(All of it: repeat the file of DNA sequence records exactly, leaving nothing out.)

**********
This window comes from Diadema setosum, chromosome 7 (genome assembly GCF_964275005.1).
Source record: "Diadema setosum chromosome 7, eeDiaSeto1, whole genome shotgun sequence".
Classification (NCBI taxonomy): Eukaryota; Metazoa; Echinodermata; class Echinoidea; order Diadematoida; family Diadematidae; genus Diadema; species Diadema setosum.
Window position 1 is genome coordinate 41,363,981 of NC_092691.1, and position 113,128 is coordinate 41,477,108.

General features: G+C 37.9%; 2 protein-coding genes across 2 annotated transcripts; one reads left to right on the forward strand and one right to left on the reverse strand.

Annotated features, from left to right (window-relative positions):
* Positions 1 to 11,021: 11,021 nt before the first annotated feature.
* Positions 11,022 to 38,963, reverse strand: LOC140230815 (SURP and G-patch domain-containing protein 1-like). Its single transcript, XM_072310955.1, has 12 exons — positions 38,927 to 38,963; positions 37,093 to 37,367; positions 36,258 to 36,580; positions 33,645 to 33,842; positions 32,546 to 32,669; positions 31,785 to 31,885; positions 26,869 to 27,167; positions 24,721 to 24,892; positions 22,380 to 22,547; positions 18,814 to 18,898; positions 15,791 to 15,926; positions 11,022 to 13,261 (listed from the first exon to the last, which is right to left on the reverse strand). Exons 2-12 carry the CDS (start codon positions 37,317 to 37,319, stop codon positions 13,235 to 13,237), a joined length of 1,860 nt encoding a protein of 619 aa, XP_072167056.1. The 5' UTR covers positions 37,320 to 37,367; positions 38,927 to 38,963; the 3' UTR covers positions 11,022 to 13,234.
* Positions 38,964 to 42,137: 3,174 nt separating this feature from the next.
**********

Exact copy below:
This window comes from Diadema setosum, chromosome 7 (genome assembly GCF_964275005.1).
Source record: "Diadema setosum chromosome 7, eeDiaSeto1, whole genome shotgun sequence".
Classification (NCBI taxonomy): Eukaryota; Metazoa; Echinodermata; class Echinoidea; order Diadematoida; family Diadematidae; genus Diadema; species Diadema setosum.
Window position 1 is genome coordinate 41,363,981 of NC_092691.1, and position 113,128 is coordinate 41,477,108.

General features: G+C 37.9%; 2 protein-coding genes across 2 annotated transcripts; one reads left to right on the forward strand and one right to left on the reverse strand.

Annotated features, from left to right (window-relative positions):
* Positions 1 to 11,021: 11,021 nt before the first annotated feature.
* Positions 11,022 to 38,963, reverse strand: LOC140230815 (SURP and G-patch domain-containing protein 1-like). Its single transcript, XM_072310955.1, has 12 exons — positions 38,927 to 38,963; positions 37,093 to 37,367; positions 36,258 to 36,580; positions 33,645 to 33,842; positions 32,546 to 32,669; positions 31,785 to 31,885; positions 26,869 to 27,167; positions 24,721 to 24,892; positions 22,380 to 22,547; positions 18,814 to 18,898; positions 15,791 to 15,926; positions 11,022 to 13,261 (listed from the first exon to the last, which is right to left on the reverse strand). Exons 2-12 carry the CDS (start codon positions 37,317 to 37,319, stop codon positions 13,235 to 13,237), a joined length of 1,860 nt encoding a protein of 619 aa, XP_072167056.1. The 5' UTR covers positions 37,320 to 37,367; positions 38,927 to 38,963; the 3' UTR covers positions 11,022 to 13,234.
* Positions 38,964 to 42,137: 3,174 nt separating this feature from the next.